The network will pull together relevant information from across the worldwide web and deliver it to communities in a way that is timely and easy to access.

    Importantly, the network consists of REAL people who want to collaborate with other REAL people; the best information and advice comes from those who have ‘been there and done that’.

    It must be something in the water, but Washington state keeps coming up as a pioneer in governmental leadership and creative use of the Web for local planning. This time it’s the city of Oak Harbor showing the way. As reported in the nearby Whidbey News-Times, local planners are letting citizens in on their thinking and inviting comment:

    Oak Harbor City Planners Rob Voigt and Cac Kamak have voluntarily expanded their job duties to create an inviting cyber-environment where residents can engage in open and candid discourse on local issues.

    Using the Internet as a conduit for information, the two city employees developed options for augmenting public outreach and education. Through blogging, they have created an outlet with multifarious benefits for citizens. Residents can sound off on a variety of proposed amendments or city projects while being inadvertently educated through in-depth and sometimes tangential exposition.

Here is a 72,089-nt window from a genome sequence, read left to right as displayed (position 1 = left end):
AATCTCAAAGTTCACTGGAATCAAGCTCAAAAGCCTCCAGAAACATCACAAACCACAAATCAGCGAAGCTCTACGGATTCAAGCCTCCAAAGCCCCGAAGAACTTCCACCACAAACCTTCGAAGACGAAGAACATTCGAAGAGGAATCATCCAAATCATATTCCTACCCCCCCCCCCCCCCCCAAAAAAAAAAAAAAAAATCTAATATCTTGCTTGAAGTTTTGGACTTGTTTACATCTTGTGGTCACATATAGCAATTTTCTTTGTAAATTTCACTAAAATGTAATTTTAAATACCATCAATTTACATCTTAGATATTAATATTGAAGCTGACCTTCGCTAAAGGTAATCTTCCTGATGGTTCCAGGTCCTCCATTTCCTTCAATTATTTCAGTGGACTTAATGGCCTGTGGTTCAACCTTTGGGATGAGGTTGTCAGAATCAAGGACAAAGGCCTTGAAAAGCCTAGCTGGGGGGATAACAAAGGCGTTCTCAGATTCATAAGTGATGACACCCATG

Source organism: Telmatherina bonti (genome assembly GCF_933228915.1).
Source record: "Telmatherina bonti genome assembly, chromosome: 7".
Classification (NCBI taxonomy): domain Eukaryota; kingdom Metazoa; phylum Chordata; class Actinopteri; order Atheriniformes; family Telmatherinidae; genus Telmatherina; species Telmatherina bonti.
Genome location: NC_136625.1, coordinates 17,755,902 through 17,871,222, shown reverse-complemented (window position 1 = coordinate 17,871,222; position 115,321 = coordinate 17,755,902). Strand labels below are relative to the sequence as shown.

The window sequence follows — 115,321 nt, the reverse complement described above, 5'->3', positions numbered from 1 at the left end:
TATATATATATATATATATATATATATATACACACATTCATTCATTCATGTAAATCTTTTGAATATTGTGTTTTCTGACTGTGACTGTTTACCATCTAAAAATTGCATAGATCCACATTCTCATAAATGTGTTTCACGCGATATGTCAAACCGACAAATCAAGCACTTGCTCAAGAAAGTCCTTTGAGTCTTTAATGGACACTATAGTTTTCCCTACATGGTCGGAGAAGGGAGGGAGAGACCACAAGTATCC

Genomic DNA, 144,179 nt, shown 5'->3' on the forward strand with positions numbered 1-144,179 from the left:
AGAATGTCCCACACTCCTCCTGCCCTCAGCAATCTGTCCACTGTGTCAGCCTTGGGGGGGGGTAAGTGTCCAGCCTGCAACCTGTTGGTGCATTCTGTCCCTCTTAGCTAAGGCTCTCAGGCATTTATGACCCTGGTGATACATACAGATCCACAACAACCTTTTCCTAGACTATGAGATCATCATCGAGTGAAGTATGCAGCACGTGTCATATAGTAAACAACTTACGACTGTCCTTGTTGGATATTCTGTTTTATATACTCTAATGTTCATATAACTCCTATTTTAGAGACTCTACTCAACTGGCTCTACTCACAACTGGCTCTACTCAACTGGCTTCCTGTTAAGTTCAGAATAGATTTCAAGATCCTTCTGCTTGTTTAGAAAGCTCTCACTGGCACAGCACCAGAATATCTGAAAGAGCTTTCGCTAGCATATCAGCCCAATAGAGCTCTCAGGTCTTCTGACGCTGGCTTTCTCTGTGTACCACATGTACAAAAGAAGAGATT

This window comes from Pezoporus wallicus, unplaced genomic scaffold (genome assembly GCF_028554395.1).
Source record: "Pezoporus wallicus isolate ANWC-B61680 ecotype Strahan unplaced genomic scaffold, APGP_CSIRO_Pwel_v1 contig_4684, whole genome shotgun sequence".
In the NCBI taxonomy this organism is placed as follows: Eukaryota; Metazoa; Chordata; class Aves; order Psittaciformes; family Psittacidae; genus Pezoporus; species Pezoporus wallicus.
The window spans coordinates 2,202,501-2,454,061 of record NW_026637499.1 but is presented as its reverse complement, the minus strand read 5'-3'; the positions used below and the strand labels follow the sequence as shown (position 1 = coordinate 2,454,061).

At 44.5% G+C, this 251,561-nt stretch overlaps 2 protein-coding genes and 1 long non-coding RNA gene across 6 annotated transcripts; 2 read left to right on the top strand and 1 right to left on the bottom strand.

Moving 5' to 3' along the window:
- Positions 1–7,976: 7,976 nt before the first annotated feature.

“This way you address more issues,” Voigt said. “The overriding common themes are facilitating public engagement, communication through multimedia and ‘action research’ where participants guide the process.”

    Blogging is essentially a chronological, electronic journal that allows users to post opinions, suggestions or simple thoughts at their leisure.

    “It’s like a virtual, on-demand city hall,” Kamak said. “People can chime in at anytime and have their issues addressed.”

    The sites eventually take on a life of their own as postings grow like branches on a tree, each contribution guiding the discussion in different directions.

    Here’s the blog on subdivision planning (set up on Blogger’s blogspot platform). The Oak Harbor city Web site also includes a survey for citizen feedback on making the site more useful and participative.